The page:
Agriculture & Natural Resources: AgentThin grass stands
Source: Drs. Chris Teutsch, Ray Smith, & Jimmy Henning; UK Forage Extension Specialists
Our forage extension team has had a number of calls on hay stands and pastures that appear to be thinner than normal this spring. There are a number of reasons that stands are thin. We have had many here in Woodford County with many potential causes.
Low carbohydrate reserves going into fall is one likely cause. What we did last summer and fall can sometimes come back to haunt us the following spring. Close, frequent, and late fall cutting or grazing can result in low energy reserves in the plant. This can cause stands to regrow slower and become thinner over time. When you combine this with a long and cold winter, grass stands can struggle to get started in the spring.
Hayfields and pastures need adequate soil fertility to remain strong and vigorous. Soil fertility programs need to be based on a current soil test and all required nutrients including lime need to be applied in a timely manner. In hayfields, potassium is often deficient. This is due to the removal of relatively large quantities of potassium compared to phosphorus. Potassium is involved in water regulation in the plant, translocation of sugars produced during photosynthesis, disease tolerance, and winter survival. So poor potassium fertility, combined with a hard winter, can weaken forage stands.
In some years, we just can’t seem to warm up in the spring. Cold springs can limit early vegetative growth. Since reproductive growth in cool-season grasses is a function of both day length and temperature, the result is that grass plants will tend to produce a seed head about the same time each year. In cold springs, this results in a higher seed head to leaf ratio and ultimately lower yields that have more stem and less leaf.
To manage for thin stands, soil test and apply needed nutrients. Applications of lime and fertilizer should be based on a recent soil test. Woodford County residents may be eligible to receive up to 20 free soil samples. Maintaining adequate soil fertility at all times allows for the development of strong and vigorous sods. It is important to remember that fertility programs need to be balanced according to soil test results and end use. So if you are making hay, you will need to add back more phosphorus and potassium because it is being removed in the forage tissue. In contrast, nutrient removal from pastures that are being grazed is minimal.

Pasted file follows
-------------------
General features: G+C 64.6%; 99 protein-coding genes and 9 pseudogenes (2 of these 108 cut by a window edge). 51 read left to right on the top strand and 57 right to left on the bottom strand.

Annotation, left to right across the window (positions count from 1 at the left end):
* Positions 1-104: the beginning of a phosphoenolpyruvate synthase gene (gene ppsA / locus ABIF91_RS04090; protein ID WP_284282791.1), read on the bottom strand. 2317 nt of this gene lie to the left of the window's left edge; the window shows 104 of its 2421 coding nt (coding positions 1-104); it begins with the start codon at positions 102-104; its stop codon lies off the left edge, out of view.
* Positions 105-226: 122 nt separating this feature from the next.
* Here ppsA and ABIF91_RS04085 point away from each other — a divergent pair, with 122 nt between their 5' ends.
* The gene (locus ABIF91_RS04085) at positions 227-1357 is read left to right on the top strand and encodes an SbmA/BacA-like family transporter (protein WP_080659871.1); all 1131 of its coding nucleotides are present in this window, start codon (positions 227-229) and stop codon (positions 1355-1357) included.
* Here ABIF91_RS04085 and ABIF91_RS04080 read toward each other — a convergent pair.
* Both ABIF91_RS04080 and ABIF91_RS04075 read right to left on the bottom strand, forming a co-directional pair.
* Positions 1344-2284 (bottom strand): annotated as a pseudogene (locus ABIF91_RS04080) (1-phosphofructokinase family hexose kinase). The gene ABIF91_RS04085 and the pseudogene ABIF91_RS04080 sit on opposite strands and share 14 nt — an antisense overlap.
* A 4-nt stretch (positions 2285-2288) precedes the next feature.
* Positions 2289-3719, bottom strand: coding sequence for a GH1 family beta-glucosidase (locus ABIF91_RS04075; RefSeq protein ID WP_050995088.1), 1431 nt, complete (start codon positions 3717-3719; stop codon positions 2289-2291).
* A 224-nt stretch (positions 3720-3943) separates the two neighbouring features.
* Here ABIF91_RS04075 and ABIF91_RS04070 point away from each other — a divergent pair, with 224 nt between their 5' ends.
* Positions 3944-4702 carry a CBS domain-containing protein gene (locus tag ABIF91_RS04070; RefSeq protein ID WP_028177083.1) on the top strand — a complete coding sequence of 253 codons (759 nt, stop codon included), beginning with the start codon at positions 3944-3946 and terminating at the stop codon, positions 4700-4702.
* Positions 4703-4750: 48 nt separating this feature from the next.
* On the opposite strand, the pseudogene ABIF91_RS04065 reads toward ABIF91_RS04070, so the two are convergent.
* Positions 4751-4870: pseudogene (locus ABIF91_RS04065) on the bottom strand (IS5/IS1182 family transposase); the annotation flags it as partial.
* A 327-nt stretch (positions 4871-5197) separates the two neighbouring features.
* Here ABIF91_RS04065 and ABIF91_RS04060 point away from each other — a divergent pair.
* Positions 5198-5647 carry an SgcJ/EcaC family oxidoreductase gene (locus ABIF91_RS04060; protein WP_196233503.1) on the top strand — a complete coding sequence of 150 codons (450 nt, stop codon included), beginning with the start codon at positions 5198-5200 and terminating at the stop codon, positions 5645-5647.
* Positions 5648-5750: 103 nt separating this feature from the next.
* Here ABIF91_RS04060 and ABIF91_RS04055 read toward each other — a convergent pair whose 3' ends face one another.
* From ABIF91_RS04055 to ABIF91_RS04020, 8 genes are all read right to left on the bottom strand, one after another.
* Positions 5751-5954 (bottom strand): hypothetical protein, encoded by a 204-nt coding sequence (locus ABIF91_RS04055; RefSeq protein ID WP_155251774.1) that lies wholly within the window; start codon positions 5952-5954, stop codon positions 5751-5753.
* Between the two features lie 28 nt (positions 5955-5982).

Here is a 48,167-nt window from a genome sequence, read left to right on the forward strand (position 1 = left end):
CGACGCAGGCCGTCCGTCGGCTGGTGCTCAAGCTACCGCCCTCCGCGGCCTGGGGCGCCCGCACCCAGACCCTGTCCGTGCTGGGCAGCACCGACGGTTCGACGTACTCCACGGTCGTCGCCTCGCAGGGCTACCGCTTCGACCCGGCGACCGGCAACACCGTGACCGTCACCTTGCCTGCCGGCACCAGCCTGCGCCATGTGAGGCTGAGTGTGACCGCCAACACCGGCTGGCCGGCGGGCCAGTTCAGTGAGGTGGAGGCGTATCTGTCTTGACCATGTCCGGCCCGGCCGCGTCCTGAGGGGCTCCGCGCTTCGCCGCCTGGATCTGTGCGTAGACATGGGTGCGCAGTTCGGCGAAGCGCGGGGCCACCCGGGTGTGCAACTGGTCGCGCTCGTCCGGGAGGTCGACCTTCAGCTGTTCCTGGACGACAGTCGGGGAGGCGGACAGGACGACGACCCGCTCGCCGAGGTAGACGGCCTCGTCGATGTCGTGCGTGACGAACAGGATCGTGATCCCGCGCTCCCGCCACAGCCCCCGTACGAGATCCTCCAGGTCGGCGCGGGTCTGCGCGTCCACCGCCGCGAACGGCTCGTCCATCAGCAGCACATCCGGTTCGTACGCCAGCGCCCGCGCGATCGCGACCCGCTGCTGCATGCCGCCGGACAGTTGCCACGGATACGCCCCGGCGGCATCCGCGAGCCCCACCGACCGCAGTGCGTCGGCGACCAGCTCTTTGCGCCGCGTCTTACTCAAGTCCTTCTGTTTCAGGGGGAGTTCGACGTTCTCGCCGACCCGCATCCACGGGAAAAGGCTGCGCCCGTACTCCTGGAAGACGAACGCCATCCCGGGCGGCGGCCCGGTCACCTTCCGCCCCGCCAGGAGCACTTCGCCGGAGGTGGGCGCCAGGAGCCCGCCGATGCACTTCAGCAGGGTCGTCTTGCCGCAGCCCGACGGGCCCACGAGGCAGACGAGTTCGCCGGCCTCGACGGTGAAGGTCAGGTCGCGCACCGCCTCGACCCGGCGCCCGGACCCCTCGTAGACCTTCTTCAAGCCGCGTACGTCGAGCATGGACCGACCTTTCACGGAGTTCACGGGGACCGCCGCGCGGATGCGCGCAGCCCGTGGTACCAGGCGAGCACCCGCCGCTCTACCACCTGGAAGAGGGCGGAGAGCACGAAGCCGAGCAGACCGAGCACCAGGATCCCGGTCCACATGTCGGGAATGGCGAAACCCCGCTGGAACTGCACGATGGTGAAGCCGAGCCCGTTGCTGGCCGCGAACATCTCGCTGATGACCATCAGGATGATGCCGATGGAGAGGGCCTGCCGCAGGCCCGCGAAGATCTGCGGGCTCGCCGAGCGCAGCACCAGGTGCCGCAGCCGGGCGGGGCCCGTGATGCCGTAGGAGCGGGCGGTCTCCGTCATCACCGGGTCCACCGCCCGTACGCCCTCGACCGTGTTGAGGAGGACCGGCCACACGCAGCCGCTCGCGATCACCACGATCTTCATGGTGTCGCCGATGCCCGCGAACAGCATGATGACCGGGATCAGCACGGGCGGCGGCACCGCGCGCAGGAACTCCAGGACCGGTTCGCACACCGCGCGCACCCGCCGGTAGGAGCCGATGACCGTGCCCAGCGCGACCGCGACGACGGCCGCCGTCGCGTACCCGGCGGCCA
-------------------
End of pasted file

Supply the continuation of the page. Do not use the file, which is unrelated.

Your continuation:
It is also very tempting to delay harvest and allow stands to “thicken up” before the first harvest. The presence of the seed head can actually delay the development of vegetative tillers at the base of the plant by acting as sync for sugars made during photosynthesis and shading vegetative tillers. This can actually slow vegetative regrowth in pastures. In addition, the presence of the seed head and stem also decreases forage quality. By clipping or harvesting the seed head and stem, regrowth from the base of the plant can be stimulated and forage quality can be increased.
Apply nitrogen after clipping or harvesting seed heads. Combined with a timely first harvest, application of 40-60 lb. N/A immediately after harvest can stimulate regrowth of pastures resulting a leafy second cutting. It also can help to thicken stands and exclude summer weed pressure.
After the second hay cutting, or as we get into June in our pastures, rest cool-season grass stands and allow them to go into summer with about six inches of regrowth. This will allow pasture plants to accumulate stored carbohydrates that will be used to adapt to the hot and often dry conditions of summer, and at the same time, buffer the temperatures that plant crowns are exposed to through shading. The best way to rest cool-season pastures during the summer months is to incorporate warm-season grasses into your grazing system. This will provide grazing during summer, the months when cool-season pasture growth is limited by high temperatures.